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24 September 2007

ENDSTATE OF PROJECT: Targeted Delivery of Antibiotics using Nanoparticles (specifically, how will the binding of nanoparticles to antibiotics' receptor sites allow for a longer half life of the drug?)

Questions to be answered: 1. How does the antibiotic work? How does the antibiotic’s structure affect its function? Where does it affect the function of the bacteria?

[Hey Andy, if you put an asterisk * at the start of a line the wiki will make it a bulleted item. Two asterisks will make an indented item, etc. Eg,

  • Bullet 1
  • Bullet 2
    • Sub-bullet
  • Bullet 3
    • Sub
    • Sub, etc.

Joe 10:42, 6 October 2007 (EDT)]

Cefamondole nafate (formate ester form of cefamandole) • Broad spectrum cephalosporin • Disrupt synthesis of peptidoglycan layer of bacterial wall • Key ring structure is the beta lactam (four member ring - 3 carbons and one nitrogen) • Drug Resistance:

      o	BACTERIA (1 point) Popularity lead to beta – lactamase (breaks beta lactam ring), 
      o	HUMANS (1 point) Clavulanic acid, beta – lactamase inhibitor
      o	BACTERIA (1 point) Changed the structure of penicillin binding proteins (PBP) sites – involved in the final  
               stages of peptidoglycan synthesis 

• ?? Structure of PBP binding site

Rifampin • DNA –dependent RNA polymerase inhibitor by best subunit binding • Lipophilic nature – good for meningitis form of tuberculosis (b/c requires distribution to CNS and penetration of blood-brain barrier)

2. Based on structure of antibiotic, is nanoparticle binding possible? What kind of nanoparticle? How will they bind? Is it even worth it?

3. NEXT STEP Additional article and research:

  • Targeted delivery of antibiotics using liposomes and nanoparticles: research and applications

International Journal of Antimicrobial Agents, Vol. 13, Issue 3, January 2000, pp 155-168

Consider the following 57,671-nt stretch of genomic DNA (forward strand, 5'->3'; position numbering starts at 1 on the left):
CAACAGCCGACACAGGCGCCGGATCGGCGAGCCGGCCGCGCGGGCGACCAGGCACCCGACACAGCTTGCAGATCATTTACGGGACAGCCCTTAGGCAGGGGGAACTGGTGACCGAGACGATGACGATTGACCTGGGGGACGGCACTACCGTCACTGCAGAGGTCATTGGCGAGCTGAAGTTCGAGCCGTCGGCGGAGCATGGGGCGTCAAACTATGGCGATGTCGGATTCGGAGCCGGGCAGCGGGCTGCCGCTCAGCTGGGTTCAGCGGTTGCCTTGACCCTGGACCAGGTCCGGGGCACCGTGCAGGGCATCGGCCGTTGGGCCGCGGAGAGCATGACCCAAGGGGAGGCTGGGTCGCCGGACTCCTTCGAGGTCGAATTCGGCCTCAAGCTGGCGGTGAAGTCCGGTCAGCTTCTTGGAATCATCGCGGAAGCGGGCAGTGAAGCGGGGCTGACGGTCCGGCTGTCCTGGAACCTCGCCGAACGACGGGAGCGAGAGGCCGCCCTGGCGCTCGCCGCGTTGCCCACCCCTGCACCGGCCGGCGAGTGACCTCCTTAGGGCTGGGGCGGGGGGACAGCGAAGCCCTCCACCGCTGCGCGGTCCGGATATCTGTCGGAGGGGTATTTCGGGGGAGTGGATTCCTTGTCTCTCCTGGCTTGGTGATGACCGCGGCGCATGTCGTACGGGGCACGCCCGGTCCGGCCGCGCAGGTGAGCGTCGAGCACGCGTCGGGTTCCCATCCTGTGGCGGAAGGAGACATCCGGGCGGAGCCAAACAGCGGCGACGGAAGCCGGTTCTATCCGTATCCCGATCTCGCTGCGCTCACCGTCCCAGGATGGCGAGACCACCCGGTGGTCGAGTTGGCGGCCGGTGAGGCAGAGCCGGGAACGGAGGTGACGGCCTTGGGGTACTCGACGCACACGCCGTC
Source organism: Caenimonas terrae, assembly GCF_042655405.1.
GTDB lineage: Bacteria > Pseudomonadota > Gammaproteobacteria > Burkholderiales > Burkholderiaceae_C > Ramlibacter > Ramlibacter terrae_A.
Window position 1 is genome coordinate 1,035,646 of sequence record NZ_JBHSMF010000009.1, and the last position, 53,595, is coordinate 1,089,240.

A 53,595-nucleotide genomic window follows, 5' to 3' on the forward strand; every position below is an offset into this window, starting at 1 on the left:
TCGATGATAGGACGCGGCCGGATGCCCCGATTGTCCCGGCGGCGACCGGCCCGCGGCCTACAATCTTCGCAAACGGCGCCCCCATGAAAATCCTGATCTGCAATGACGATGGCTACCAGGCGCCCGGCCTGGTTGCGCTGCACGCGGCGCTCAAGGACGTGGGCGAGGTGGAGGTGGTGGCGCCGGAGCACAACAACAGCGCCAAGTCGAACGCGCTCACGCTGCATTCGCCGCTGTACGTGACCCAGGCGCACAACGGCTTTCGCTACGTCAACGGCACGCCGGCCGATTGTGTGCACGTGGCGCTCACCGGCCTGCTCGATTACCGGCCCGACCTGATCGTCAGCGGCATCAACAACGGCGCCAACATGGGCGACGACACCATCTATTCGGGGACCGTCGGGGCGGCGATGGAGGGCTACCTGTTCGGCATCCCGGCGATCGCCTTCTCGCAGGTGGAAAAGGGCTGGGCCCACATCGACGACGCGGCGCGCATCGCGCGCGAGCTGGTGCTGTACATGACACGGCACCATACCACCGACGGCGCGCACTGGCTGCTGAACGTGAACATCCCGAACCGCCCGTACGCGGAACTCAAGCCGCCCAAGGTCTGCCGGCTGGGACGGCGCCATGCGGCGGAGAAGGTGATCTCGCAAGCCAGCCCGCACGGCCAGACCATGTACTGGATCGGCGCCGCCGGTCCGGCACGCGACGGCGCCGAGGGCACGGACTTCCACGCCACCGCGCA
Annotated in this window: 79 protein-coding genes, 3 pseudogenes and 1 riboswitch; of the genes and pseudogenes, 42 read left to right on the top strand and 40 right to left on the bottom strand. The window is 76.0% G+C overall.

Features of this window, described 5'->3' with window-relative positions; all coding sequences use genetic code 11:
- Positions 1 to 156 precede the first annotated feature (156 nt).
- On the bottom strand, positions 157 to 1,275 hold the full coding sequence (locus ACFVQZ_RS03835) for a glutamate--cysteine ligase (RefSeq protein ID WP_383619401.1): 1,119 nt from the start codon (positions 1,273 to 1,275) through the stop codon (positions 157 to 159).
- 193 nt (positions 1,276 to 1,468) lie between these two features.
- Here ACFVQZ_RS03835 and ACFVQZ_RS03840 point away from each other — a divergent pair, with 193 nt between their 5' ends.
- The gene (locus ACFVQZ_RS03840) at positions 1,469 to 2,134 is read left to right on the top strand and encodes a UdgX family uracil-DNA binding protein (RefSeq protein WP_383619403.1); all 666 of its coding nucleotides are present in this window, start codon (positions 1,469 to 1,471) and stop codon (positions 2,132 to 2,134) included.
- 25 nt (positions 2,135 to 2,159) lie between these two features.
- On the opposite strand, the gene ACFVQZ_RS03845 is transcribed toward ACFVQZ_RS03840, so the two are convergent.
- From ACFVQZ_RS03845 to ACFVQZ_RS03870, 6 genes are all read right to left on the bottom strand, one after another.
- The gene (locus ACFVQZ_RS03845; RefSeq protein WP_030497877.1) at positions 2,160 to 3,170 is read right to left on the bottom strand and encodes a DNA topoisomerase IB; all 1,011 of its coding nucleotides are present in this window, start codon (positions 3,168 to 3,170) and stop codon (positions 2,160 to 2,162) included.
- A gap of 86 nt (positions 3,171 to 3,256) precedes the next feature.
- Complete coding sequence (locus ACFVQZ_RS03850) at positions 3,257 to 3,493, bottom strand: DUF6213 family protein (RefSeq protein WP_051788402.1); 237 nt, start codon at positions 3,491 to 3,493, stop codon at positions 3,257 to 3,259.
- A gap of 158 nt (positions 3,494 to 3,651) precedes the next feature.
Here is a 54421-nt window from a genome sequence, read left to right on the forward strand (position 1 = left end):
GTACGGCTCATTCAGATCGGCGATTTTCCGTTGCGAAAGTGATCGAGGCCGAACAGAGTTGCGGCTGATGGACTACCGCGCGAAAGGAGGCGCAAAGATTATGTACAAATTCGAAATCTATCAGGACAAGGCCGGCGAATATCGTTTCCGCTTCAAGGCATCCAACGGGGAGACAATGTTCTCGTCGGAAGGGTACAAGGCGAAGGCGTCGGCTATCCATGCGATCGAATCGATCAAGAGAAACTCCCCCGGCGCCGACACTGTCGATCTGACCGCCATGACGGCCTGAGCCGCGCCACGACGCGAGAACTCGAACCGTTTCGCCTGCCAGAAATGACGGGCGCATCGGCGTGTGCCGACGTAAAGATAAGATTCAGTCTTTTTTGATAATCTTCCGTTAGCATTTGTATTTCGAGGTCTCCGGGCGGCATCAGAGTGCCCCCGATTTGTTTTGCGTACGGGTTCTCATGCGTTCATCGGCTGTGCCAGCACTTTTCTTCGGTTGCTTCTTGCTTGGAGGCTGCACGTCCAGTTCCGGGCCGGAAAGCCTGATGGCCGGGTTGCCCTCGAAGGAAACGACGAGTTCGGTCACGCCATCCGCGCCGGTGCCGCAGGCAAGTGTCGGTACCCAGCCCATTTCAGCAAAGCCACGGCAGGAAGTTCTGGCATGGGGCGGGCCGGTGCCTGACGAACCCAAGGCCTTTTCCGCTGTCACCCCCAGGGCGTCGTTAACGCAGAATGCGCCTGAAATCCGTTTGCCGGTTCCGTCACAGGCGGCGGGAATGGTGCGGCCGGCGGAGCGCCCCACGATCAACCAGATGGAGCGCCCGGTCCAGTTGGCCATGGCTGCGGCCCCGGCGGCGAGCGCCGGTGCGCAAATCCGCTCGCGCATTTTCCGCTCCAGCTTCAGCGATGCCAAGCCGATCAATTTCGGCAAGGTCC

• PBP structure in action www.bio.com/redirectors/lindredirect5_28.jhtml?link=6


1 October 2007 7 October 2007

1. NEXT STEP

  • Run and Interpret Gaussian IOT verify reactive center of beta lactam (amide bond "ruptures" IOT for covalent bond with serine residue at the PBP's receptorWHAT KIND OF A REACTION WOULD THIS BE? SERINE WITH THE BETA LACTAM RING?

NOTES: Gaussian shows beta lactam ring as LUMO and would expect interaction with HOMO of PBP enzyme binding site. Must examine specific PBP's receptor site and postulate where electron density may exist.

  • Find structure of PBP's receptor site
  • Understand what about the R groups allow for effective antibiotic attack on Gram positive and negative membranes. What are gram positive and negative membranes? Maybe run a gram positive and gram negative effective antibiotic on Gaussian.[WHAT WOULD THIS TELL YOU?]

NOTES: Gaussian showed HOMO of antibiotic on a benzene ring R group. Interesting. Leads me to believe that the R group as a larger effect on the drug's efficicy than just the obvious beta lactam ring. So, the R group changes must alter the effect of drug on gram +/- membranes but still how? Need to research their possible interactions.

  • Find through interlibrary loan: "Targeted delivery of antibiotics using liposomes and nanoparticles: research and applications" International Journal of Antimicrobial Agents, Vol. 13, Issue 3, January 2000, pp 155-168
  • Start research on what nanoparticles will be likely candidates for antibiotic binding (chemical properties and physical properties, like shape, buckeyballs, nanotubes, etc.) Maybe Zinc Oxide?